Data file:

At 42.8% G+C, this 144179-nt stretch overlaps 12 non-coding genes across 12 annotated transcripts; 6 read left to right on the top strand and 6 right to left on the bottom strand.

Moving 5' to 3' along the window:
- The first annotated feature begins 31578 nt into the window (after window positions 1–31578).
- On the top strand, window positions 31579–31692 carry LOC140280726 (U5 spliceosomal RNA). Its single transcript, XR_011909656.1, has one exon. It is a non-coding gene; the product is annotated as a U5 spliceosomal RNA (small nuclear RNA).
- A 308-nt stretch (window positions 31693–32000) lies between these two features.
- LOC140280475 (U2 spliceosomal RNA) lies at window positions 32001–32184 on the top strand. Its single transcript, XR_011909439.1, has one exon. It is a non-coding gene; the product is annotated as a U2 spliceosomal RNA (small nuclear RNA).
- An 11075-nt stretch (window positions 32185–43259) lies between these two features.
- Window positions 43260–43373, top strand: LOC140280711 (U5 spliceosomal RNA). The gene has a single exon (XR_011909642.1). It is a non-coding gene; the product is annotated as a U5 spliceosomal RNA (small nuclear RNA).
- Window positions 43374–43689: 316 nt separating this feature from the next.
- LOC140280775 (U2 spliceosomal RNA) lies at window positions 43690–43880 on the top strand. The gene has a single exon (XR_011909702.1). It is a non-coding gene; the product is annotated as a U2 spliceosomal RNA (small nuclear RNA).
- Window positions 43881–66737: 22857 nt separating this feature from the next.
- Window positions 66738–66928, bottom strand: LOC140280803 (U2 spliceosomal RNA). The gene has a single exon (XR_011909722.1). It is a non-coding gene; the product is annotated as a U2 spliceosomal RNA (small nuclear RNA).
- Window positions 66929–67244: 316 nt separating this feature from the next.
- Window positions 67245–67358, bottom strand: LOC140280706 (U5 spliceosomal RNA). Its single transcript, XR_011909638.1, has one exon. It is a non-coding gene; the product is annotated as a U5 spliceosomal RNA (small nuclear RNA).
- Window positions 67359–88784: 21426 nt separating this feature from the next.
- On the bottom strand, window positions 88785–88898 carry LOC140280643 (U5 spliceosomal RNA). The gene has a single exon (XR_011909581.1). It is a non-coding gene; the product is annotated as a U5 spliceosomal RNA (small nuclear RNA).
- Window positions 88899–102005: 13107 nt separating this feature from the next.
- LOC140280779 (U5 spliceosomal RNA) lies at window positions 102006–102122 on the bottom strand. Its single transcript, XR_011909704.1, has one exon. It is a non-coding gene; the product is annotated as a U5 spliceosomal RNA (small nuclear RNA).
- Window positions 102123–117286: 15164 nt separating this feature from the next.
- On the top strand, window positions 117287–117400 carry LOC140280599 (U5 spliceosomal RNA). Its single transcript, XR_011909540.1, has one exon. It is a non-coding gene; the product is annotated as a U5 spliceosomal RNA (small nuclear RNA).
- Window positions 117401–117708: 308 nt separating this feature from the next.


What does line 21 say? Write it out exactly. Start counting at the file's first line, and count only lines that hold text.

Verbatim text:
- Window positions 117401–117708: 308 nt separating this feature from the next.